Referring to FIG. 8, the monitor blocks for message definition are located in external memory. Each monitor block 230 requires eight contiguous memory locations for each message. These eight locations include, in order, a message information word 232, two command words 234, 236, a data pointer 238, two status words 240, 242, a time-tag 244, and an unused location 246.
The message information word 232 provides information about the message that the monitor terminal extracted. Regarding the two command words 234, 236, in non RT-RT messages, only the first command word 234 is stored. However, in a RT-RT transfer, the first command word is the receive command and the second command word is the transmit command. Thus, both command words are stored for such transfers.
The data pointer 238 indicates the first location in external memory to store data words associated with the message for the monitor block. Note that the data associated with each individual message is stored contiguously. The monitor terminal stores the exact specified number of data words, thus making efficient use of external memory space. Note that for RT-RT transfers, the monitor terminal uses the data pointer as the location in external memory to store the transmitted data in the transfer.
Regarding the two status words 240, 242, as the remote terminal responds on the 1553 bus to the bus controller's command, the corresponding status word is stored in status word 1 240. In a RT-RT transfer, the first status word is that of the transmitting remote terminal while the second status word is that of the receiving remote terminal. Thus, both status words are recorded for such transfers.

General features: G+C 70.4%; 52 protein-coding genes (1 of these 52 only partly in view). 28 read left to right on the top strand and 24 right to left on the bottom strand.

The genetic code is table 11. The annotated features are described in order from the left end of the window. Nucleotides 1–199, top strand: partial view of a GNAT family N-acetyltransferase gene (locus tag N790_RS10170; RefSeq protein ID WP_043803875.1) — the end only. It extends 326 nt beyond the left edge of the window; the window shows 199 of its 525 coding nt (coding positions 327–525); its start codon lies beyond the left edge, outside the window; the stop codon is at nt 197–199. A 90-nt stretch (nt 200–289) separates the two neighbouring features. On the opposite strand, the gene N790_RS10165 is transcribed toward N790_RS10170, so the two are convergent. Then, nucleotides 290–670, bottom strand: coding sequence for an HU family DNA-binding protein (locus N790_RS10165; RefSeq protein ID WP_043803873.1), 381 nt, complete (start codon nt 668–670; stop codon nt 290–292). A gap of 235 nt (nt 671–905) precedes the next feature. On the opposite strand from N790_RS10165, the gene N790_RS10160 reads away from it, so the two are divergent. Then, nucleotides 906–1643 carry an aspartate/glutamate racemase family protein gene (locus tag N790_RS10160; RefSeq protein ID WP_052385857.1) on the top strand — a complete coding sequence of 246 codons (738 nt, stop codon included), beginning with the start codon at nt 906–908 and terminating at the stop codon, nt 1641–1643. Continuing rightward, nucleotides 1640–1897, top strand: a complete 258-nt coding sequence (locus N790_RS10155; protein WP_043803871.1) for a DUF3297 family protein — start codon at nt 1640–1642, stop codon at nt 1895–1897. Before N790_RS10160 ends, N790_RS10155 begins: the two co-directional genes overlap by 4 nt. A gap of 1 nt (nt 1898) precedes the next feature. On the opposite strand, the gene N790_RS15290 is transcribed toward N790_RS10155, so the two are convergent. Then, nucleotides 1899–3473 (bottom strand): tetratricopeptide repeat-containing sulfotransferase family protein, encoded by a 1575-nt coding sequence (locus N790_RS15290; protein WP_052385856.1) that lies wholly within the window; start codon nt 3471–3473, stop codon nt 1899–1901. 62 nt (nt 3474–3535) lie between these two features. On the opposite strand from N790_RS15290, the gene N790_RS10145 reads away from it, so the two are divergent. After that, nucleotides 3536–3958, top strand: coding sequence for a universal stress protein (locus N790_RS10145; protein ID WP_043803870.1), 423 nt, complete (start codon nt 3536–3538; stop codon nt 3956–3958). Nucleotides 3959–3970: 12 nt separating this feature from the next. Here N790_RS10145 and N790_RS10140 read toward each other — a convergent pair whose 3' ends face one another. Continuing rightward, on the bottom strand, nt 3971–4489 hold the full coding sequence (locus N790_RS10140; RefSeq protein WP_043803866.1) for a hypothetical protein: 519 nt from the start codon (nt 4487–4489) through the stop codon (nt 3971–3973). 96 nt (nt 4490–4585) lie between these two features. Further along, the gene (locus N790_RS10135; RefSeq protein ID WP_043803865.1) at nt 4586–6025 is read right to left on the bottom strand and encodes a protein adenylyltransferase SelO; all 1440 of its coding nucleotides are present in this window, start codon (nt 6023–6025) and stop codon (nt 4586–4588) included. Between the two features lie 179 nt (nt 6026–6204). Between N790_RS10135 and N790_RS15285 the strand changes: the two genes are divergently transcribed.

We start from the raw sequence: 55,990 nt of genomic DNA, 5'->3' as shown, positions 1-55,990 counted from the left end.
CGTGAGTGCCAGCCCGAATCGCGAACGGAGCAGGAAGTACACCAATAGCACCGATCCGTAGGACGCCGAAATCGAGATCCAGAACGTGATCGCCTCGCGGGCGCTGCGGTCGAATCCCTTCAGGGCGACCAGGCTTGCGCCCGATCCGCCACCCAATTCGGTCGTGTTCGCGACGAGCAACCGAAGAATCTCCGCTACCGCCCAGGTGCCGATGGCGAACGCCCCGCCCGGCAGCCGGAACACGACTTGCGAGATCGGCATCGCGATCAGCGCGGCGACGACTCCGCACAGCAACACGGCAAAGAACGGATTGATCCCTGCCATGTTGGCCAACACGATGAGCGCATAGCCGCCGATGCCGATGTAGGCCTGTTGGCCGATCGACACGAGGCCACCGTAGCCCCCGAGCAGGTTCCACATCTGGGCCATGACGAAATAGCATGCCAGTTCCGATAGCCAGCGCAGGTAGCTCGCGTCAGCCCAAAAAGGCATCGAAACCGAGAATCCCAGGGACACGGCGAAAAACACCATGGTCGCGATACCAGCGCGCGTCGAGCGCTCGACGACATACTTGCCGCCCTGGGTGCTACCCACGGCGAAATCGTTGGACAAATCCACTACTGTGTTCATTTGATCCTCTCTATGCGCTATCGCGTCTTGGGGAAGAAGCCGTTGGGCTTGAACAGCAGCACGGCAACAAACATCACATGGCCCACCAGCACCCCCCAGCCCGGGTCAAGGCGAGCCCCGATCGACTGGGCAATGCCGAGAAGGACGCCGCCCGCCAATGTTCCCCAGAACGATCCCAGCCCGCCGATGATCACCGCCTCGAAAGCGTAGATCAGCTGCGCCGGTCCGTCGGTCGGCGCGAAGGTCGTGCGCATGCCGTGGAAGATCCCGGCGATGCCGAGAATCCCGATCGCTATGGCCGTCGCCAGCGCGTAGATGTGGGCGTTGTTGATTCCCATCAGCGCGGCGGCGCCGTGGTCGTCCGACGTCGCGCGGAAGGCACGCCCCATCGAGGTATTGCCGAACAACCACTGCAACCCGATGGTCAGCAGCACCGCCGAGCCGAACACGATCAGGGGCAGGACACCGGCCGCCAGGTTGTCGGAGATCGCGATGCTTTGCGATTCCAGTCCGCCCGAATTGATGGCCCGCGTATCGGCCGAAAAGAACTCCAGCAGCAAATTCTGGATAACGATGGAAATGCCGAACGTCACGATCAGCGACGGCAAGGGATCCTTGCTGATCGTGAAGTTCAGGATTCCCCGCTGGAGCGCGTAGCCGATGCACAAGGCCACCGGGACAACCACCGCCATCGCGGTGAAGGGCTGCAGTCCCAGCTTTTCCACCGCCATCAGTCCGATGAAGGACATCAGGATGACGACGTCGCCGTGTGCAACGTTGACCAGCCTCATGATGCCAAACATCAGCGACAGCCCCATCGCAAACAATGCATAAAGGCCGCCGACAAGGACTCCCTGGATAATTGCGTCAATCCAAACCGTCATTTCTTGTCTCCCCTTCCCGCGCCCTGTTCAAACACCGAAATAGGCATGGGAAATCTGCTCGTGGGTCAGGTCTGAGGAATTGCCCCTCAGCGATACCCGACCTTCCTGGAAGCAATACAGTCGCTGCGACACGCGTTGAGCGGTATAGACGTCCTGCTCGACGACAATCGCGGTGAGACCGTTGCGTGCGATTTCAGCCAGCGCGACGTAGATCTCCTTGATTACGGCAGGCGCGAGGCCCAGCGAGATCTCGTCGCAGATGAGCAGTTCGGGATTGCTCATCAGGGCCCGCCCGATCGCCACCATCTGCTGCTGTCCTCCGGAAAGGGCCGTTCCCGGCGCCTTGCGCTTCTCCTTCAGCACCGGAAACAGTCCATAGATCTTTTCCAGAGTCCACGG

The time-tag location 244 is the time associated with the particular message and is stored into this location at the end of message processing. The last location 246 in the monitor block 230 is unused.
The host (or external ROM for autonomous operation) determines the first monitor block by setting the start address of this block in a command block pointer register that is one of the 16 host programmable registers 132 in CP1 94 (FIG. 4). The message information word allows the remote terminal to tell the host on which bus the command was received, whether the message was a RT-RT transfer, and conditions associated with each message. The monitor terminal also stores each command word associated with the message. For each command, the data pointer is read to determine where to store data words. The monitor terminal stores data sequentially from an initial location, and also stores each status word associated with the message.
As messages are received, the monitor terminal arbitrates for the memory bus. After message receipt, the monitor terminal starts post-processing, which begins with arbitration for the memory bus. The monitor terminal performs a DMA burst during post-processing. An optional interrupt log entry is performed after a monitor block is entered.
When utilized as a remote terminal, the UT69151 IC 50 processes messages using data supplied in CP1's 32 internal registers and in external memory. Referring to FIG. 9, the remote terminal accesses a four word descriptor block 260 stored in external memory. The descriptor block 260 is accessed at the beginning and end of command processing. Multiple descriptor blocks are sequentially stored in memory to form a descriptor table 270 (FIG. 10).
The host (or external ROM for autonomous operation) controlling remote terminal operation allocates 512 consecutive memory spaces for the subaddress and mode code descriptor table 270. Each subaddress and mode code has a descriptor block 260 reserved in memory. Also, each subaddress and mode code is assigned a descriptor block for receive and transmit commands. Each four word descriptor block contains a control word 262, data pointer A 264, data pointer B 266, and broadcast data pointer 268. The top of the descriptor table can reside at any address location.